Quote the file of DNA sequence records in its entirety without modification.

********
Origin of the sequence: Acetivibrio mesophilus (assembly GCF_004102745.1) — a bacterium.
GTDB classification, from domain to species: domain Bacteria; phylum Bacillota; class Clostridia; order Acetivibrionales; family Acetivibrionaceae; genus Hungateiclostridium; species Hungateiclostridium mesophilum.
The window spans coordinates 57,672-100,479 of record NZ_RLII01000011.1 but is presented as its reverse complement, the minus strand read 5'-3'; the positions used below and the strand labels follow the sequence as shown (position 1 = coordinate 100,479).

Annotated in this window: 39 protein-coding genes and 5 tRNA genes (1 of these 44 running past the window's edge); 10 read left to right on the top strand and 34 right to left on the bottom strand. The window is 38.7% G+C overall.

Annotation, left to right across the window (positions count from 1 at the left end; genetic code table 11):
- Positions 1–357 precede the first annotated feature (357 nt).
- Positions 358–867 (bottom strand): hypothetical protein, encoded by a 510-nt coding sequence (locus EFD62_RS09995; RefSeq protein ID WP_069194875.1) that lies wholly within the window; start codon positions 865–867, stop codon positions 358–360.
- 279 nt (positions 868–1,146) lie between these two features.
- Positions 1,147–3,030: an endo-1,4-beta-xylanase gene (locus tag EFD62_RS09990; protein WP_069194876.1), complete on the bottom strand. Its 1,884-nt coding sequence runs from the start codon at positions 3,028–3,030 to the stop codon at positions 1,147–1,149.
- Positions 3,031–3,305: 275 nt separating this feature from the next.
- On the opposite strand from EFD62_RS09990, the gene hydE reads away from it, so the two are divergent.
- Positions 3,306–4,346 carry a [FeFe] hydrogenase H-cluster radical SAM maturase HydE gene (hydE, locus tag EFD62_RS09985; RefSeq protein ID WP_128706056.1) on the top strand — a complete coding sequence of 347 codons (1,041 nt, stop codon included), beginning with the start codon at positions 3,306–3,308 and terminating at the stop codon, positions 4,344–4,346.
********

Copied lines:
Origin of the sequence: Acetivibrio mesophilus (assembly GCF_004102745.1) — a bacterium.
GTDB classification, from domain to species: domain Bacteria; phylum Bacillota; class Clostridia; order Acetivibrionales; family Acetivibrionaceae; genus Hungateiclostridium; species Hungateiclostridium mesophilum.
The window spans coordinates 57,672-100,479 of record NZ_RLII01000011.1 but is presented as its reverse complement, the minus strand read 5'-3'; the positions used below and the strand labels follow the sequence as shown (position 1 = coordinate 100,479).

Annotated in this window: 39 protein-coding genes and 5 tRNA genes (1 of these 44 running past the window's edge); 10 read left to right on the top strand and 34 right to left on the bottom strand. The window is 38.7% G+C overall.

Annotation, left to right across the window (positions count from 1 at the left end; genetic code table 11):
- Positions 1–357 precede the first annotated feature (357 nt).
- Positions 358–867 (bottom strand): hypothetical protein, encoded by a 510-nt coding sequence (locus EFD62_RS09995; RefSeq protein ID WP_069194875.1) that lies wholly within the window; start codon positions 865–867, stop codon positions 358–360.
- 279 nt (positions 868–1,146) lie between these two features.
- Positions 1,147–3,030: an endo-1,4-beta-xylanase gene (locus tag EFD62_RS09990; protein WP_069194876.1), complete on the bottom strand. Its 1,884-nt coding sequence runs from the start codon at positions 3,028–3,030 to the stop codon at positions 1,147–1,149.
- Positions 3,031–3,305: 275 nt separating this feature from the next.
- On the opposite strand from EFD62_RS09990, the gene hydE reads away from it, so the two are divergent.
- Positions 3,306–4,346 carry a [FeFe] hydrogenase H-cluster radical SAM maturase HydE gene (hydE, locus tag EFD62_RS09985; RefSeq protein ID WP_128706056.1) on the top strand — a complete coding sequence of 347 codons (1,041 nt, stop codon included), beginning with the start codon at positions 3,306–3,308 and terminating at the stop codon, positions 4,344–4,346.